We need a clean energy future – we don’t need fracking
A busy week for the fracking debate in Scotland, but a decision still looks some way off.
There was some speculation ahead of today’s publication of the research sponsored by the Scottish Government that the minister would announce a bill on fracking. Instead he announced a public consultation will be launched in January, before any decision is made on whether to allow fracking. At the same time, the government will publish its climate change plan and a full strategic environmental assessment. In the meantime the moratorium remains in place.
The independent research published today covers the following issues in relation to UOG:
Public health impacts
Climate change impacts
Understanding and monitoring induced seismic activity
Understanding and mitigating community level impacts from transportation
Decommissioning, site restoration and aftercare.
The Minister for Business, Innovation and Energy Paul Wheelhouse said: “The extensive package of research published today will ensure the public has access to a comprehensive evidence base on the potential health, economic and environment impacts of UOG.”
FoE head of campaigns Mary Church said: “The economic case for pursuing an unconventional gas industry in Scotland simply doesn’t stand up, while the risks of doing so could be utterly devastating for communities and the environment. No state has had a moratorium on fracking, looked at the evidence and decided it’s a good idea.”
These are initial reactions and it will take all the interested parties some time to digest this research. Meanwhile, other studies will add to concerns over fracking. In particular, a report in TheFerret highlights a new study by scientists at Yale University that indicates chemical contamination from the fracking industry could increase the risk of childhood leukaemia.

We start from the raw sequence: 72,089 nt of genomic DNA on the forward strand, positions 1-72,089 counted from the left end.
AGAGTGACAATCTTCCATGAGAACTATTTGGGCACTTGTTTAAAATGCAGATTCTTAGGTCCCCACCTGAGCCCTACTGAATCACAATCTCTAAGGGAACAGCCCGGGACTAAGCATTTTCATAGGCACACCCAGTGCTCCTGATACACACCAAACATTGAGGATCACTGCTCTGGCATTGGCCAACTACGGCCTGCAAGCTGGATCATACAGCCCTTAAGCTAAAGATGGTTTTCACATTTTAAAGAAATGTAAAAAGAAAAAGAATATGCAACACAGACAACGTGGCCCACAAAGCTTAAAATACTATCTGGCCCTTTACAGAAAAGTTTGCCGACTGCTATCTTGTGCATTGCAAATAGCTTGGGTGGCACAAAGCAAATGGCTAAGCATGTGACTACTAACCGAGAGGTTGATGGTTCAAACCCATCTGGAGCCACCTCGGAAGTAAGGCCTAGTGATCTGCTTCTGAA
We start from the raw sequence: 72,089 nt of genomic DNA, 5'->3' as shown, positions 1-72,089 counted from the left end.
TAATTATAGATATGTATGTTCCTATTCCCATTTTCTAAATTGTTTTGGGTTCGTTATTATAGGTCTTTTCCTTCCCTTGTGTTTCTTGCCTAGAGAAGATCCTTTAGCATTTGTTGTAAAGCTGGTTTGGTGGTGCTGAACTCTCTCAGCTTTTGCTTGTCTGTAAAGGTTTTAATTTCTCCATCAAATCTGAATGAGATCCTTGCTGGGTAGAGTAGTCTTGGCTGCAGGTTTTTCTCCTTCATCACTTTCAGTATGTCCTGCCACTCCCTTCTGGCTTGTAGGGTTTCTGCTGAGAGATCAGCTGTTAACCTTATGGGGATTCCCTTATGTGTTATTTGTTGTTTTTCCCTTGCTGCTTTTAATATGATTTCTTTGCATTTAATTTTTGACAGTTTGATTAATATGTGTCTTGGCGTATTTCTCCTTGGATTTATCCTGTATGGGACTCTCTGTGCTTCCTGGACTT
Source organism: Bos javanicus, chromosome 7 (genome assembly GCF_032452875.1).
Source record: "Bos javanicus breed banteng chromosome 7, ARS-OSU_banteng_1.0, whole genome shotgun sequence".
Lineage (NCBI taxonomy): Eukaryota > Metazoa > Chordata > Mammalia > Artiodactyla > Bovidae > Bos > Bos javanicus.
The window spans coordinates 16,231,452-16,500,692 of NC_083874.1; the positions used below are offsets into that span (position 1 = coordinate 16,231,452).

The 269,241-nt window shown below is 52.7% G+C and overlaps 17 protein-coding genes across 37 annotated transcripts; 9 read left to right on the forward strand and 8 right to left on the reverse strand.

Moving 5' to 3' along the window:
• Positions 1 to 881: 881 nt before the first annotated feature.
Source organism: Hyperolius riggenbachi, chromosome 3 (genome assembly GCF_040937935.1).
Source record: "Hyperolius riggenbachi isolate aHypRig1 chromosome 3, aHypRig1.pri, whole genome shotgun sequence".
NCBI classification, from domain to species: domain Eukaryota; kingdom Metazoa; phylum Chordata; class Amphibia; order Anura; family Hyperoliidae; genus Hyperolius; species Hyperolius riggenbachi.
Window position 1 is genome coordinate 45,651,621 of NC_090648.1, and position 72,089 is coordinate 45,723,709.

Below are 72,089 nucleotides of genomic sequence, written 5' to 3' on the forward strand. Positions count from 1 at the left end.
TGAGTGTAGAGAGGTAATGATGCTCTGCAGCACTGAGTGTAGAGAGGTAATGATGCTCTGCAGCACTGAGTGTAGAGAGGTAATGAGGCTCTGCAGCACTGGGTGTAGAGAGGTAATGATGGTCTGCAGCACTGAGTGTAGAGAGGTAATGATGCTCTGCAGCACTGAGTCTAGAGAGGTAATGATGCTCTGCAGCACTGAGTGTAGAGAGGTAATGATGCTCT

Scottish Labour is keeping up the pressure on the Scottish Government by lodging a Holyrood member’s bill aiming to “change the law to ban fracking in Scotland”. Labour MSP Claudia Beamish has launched a public consultation as part of her bid to have fracking banned in Scotland. This follows a vote in the Scottish Parliament last June, in favour of an outright ban.
Her Bill has a focus on the climate change implications of fracking. She said: “Scotland relying on fracking for our energy needs will lock us into an energy infrastructure based on fossil fuels long after our country needs to have moved to clean energy. SNP ministers now face an urgent choice – they can work with Labour to ban fracking, or they can work with the Tories to allow drilling under family homes in parts of central Scotland.”
Climate change is certainly the right focus for a fracking ban. For me there are three key arguments against lifting the moratorium.
Firstly, we rightly follow the precautionary principle in terms of safety. Something our industrial heritage has taught us – just ask anyone suffering from asbestosis or other industrial diseases. Fracking in the wide open spaces of the USA has highlighted significant safety concerns. In Scotland fracking will take place under people’s homes in a densely populated area.
Secondly, there is considerable doubt that gas from fracking is even economically viable. Many experts doubted the financial case, even before the falling price of gas. As for jobs, well, we have seen fanciful claims for other energy sources and few have delivered what was promised.
Thirdly, we don’t need it. We should not compromise Scotland’s climate change targets, or the UK’s broader commitment to limiting global climate change to two degrees. Scotland should be leading the world in moving to clean renewable power, not aiming to extract ever more inaccessible fossil fuels. The risk is that shale gas doesn’t just replace imported gas – it replaces renewables.
The third reason alone is reason enough to ban fracking in Scotland. Launching a consultation alongside the climate action plan is therefore a helpful juxtaposition. At the very least the Scottish Government’s position is significantly less gung-ho than the UK government. However, an outright ban is now the way ahead, so we can concentrate on a clean energy future.